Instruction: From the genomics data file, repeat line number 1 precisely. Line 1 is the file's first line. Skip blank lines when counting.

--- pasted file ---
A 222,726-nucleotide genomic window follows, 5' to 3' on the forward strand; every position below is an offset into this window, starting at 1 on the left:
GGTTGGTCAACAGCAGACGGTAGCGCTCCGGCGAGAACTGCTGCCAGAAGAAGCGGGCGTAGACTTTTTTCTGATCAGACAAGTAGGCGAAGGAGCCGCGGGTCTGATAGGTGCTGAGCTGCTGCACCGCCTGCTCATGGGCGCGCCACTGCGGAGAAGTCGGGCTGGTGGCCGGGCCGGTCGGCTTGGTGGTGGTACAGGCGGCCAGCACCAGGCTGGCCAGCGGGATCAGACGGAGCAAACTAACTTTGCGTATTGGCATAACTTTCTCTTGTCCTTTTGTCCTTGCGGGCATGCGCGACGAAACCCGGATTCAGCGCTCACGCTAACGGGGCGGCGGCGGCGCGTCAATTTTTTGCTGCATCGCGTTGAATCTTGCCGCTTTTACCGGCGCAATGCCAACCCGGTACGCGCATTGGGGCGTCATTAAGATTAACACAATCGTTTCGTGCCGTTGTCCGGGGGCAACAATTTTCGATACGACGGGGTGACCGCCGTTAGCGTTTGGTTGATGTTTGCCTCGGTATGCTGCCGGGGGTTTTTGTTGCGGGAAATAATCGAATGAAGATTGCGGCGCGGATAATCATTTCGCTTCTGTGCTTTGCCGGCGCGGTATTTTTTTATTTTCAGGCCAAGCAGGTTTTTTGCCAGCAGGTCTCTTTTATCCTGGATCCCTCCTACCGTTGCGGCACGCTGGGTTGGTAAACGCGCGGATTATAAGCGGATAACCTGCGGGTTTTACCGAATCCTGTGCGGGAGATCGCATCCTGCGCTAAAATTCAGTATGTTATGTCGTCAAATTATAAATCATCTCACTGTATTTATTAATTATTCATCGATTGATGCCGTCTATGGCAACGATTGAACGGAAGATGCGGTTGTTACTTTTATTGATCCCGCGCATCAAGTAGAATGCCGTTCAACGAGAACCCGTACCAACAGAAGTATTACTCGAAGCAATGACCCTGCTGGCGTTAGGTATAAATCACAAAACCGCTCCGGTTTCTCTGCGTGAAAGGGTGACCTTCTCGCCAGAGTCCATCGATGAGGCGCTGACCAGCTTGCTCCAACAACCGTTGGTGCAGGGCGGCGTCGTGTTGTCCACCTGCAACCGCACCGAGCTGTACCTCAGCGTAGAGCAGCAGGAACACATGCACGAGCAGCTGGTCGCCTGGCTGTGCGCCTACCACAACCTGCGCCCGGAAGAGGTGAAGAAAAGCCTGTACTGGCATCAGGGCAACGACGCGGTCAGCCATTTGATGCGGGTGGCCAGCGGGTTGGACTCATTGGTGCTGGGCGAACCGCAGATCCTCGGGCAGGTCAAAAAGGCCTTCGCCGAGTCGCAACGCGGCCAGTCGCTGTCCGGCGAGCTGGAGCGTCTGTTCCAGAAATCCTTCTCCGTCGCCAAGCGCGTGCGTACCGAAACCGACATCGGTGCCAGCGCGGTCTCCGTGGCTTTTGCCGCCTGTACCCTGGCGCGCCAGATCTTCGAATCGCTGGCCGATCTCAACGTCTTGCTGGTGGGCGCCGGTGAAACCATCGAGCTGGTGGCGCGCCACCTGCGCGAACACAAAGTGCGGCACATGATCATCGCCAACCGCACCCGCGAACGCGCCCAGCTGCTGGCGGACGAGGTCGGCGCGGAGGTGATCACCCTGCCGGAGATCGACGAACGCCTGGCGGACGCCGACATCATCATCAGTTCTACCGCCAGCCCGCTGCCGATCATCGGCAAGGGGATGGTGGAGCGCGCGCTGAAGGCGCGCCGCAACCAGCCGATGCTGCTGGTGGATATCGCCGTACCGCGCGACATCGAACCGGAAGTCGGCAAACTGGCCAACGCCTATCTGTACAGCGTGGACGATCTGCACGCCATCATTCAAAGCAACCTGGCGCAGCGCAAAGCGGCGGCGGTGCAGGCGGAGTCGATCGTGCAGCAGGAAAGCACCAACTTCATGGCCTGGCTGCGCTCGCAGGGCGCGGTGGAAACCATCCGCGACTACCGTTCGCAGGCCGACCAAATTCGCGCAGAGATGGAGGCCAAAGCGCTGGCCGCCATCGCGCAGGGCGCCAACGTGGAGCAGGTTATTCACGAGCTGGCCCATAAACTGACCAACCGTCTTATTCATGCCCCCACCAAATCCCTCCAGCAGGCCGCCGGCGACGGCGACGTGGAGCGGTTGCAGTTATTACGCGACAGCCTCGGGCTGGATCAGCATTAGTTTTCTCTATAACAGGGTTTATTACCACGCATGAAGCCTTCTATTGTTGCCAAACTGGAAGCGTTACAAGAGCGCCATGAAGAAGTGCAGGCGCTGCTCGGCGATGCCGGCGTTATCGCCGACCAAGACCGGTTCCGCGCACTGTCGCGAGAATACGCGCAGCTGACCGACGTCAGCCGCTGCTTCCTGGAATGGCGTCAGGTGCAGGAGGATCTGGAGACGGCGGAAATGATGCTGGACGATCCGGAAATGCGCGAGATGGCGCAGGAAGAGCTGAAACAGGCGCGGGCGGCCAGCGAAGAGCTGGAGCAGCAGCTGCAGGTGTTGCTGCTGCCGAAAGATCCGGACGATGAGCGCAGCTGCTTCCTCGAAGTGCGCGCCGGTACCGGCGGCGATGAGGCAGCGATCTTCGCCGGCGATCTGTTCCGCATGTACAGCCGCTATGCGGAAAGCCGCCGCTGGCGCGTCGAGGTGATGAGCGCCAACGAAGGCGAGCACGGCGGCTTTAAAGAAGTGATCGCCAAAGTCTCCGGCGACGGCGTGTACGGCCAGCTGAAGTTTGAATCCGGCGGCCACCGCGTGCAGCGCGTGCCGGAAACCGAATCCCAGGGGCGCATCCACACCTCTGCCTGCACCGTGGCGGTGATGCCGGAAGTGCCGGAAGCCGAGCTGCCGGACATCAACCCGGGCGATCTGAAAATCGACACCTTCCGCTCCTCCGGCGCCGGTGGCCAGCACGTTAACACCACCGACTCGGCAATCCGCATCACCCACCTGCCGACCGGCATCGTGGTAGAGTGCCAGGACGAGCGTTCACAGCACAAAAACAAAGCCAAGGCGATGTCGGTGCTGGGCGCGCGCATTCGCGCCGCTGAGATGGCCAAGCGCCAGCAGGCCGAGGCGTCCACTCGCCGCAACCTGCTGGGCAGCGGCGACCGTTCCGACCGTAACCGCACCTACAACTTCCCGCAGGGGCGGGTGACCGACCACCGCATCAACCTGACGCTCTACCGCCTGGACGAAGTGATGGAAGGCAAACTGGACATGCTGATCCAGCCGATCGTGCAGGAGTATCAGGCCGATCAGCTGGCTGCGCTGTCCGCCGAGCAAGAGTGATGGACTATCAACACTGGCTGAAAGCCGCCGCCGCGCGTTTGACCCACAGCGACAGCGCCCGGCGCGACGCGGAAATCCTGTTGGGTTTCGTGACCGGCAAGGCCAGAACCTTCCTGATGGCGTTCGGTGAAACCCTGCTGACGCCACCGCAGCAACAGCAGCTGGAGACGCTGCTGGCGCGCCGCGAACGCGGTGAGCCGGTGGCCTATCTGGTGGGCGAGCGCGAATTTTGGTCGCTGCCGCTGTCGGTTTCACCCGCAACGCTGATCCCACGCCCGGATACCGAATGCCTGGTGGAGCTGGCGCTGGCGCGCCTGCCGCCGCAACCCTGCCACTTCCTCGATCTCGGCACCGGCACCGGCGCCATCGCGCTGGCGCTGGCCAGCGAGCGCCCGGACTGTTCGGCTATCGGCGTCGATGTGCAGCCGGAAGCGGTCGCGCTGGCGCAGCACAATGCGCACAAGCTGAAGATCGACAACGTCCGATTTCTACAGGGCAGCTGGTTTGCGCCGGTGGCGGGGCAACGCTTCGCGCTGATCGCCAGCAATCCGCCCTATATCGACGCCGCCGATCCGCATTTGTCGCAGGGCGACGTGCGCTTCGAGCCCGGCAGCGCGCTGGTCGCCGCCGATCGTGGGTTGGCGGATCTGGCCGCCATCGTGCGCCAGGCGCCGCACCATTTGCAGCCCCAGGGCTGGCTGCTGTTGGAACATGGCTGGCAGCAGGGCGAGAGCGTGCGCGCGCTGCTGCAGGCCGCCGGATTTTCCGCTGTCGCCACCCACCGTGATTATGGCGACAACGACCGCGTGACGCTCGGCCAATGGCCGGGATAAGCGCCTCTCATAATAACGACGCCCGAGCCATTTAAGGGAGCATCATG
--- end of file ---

A 222,726-nucleotide genomic window follows, 5' to 3' on the forward strand; every position below is an offset into this window, starting at 1 on the left: